Last weekend, my wife and I drove to the Hunter Valley Wine Region for our wedding anniversary, where we not only enjoyed beautiful valley views, fine food, tasting luscious wines, but of course as per usual, birding was included. Click on photos to enlarge.
aussiebirder ready to bird
View from our accommodation.
Nearby was the Werakata National Park, one of the feeding areas of the rare and endangered Regent Honeyeater, which my followers would know I have blogged in past posts. The Spotted Gum eucalypt trees were in flower which would have been ideal for them to feed, however we did not see any Regents on this occasion.
But we did see an unexpected family of another inland bird the beautiful Rainbow Bee-eater female with juveniles. The juveniles lack colour intensity, lack the throat band which has not yet formed and lack the tail streamers. This bird lives in hot arid areas and dry forests and spends the Summer months down here, flying back up to Far North Queensland during Winter, after the cyclones of the wet season. The females have two short tail streamers (see below) and the male has longer streamers.
adult female Bee-eater
To our delight as we walked to breakfast, we found a small flock of Musk Lorikeet feeding on the Spotted Gun flowers nearby our accommodation. This bird is found inland and is often difficult to photograph and well camouflaged as they are usually deep in the tree feeding. The blue head cap and the red head markings are usually all you can detect. This birds gets its name from the male which during breeding season emits a musky odour from an oil gland on its rump. This acts as a pheromone attracting females to mate.
Musk Lorikeet feeding
The Eastern Rosella is another inland bird checking the gum trees also. A beautiful but very shy bird.
It was lovely to see several new season juvenile birds and hear their monotonous hunger chirps as the family try to feed them. This juvenile Noisy Miner was getting attention next to our room.
Adult Noisy Miner keeping watch
Juvenile Noisy MIner
One of the best treats for me coming here was to hear again the sound of the Pied Butcherbird, my favourite songbird, which I miss hearing from my years of living up the coast in country NSW. This bird is not found as far south as Sydney, but its cousin the Grey Butcherbird sings his beautiful song to me each morning as he drinks from our birdbath. Listen and watch as this bird’s morning chorus rings through the valley.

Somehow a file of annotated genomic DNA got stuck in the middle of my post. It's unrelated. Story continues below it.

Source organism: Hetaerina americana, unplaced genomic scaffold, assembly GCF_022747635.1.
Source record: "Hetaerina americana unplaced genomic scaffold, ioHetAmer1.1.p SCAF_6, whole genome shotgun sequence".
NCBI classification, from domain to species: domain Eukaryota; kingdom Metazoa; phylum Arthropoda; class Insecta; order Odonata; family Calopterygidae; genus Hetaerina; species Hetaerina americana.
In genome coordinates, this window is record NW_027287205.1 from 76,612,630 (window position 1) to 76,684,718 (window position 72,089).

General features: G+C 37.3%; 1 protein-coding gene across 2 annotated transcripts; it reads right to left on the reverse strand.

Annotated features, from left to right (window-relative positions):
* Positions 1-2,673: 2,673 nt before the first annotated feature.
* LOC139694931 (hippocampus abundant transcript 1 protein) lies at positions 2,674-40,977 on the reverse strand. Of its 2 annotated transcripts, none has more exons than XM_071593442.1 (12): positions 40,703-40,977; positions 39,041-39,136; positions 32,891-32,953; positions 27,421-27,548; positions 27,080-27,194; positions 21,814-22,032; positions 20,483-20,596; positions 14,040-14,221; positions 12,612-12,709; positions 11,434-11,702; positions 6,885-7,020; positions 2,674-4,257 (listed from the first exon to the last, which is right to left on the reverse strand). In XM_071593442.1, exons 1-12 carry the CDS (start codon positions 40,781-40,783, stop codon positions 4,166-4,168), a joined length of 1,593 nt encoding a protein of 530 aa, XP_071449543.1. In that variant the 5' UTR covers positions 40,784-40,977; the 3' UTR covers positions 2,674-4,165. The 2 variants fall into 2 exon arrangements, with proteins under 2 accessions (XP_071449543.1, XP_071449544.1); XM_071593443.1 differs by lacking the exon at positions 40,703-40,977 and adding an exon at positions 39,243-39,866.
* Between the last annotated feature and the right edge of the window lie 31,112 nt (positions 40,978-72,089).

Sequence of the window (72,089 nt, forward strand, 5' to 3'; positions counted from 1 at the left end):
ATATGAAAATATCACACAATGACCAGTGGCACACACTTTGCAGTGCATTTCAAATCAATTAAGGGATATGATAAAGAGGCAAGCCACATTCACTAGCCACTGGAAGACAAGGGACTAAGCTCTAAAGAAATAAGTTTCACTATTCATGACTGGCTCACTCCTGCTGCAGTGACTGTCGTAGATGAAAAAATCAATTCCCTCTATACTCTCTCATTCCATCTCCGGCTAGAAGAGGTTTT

One hot afternoon while enjoying a swim in the pool, we heard a commotion in the nearby eucalypt tree as several Noisy Miners were being very noisy and appeared to be looking at something and scolding it in the tree. At first we all could not make it out, but my wife donned her binoculars and sighted the cause of the trouble, a young Lace Monitor was on a branch high in the tree in search for bird eggs. The Noisy Miners harassed him with noise but it was the brave and more brutal Blue-faced Honeyeater that dared to come close, causing the lizard to move away.
Blue-faced Honeyeater are another bird found mainly in northern NSW and also Queensland. As with other Australian honeyeaters competing for nectar, this bird is aggressive and often sports what appears to be an aggressive look which is in it’s favor for warding off adversaries.
While we were enjoying coffee at the Chocolate Factory, we looked out to a distant paddock where my wife sighted a Wedge-tailed Eagle going to ground. It was a long way off and barely visible and spent several minutes down. I walked smartly to the car to retrieve my camera and returned waiting at the fence. Eventually it arose and flew toward me, almost over my head and then into the distance. It appeared to be carrying its prey under one talon, which on close observation appeared to be either a native possum or small fox.
This is Australia’s largest raptor sporting a wingspan of around 2.3 meters (7.5 feet), and it is always a buzz to see them since their numbers were decimated in the last 100 years due to the 5 shilling bounty on their heads. Hundreds of thousands were slaughtered needlessly. Farmers complained that they carried off lambs as prey. This is the most persecuted eagle in the world. Today there is a $8,000 fine and imprisonment in most states for killing this now protected bird as this bounty has since been lifted, and numbers are very slowly returning, but will never be as they were. The eagle can carry up to 5kg (11pds) prey which is heavier than its body weight of 3.5kg. We also spotted a Whistling Kite passing over silently.
On our visit to Hunter Valley Gardens which is the largest floral display in Australia, we were met by many Superb Fairy-wren families bobbing in and out of the beautiful and extensive rose gardens. As roses are introduced species and lack nectar, they do not attract native honeyeaters birds but only the tiny insectivorous Superb Fairy-wren. This bird is a small fast moving territorial bird found in many flower gardens and parks in eastern Australia. Some males were morphing into eclipse after the breeding season, and others were still donning their brilliant breeding plumage which looked spectacular in the sunshine when it came out. The female looks plain brown and has a reddish marking around her eyes.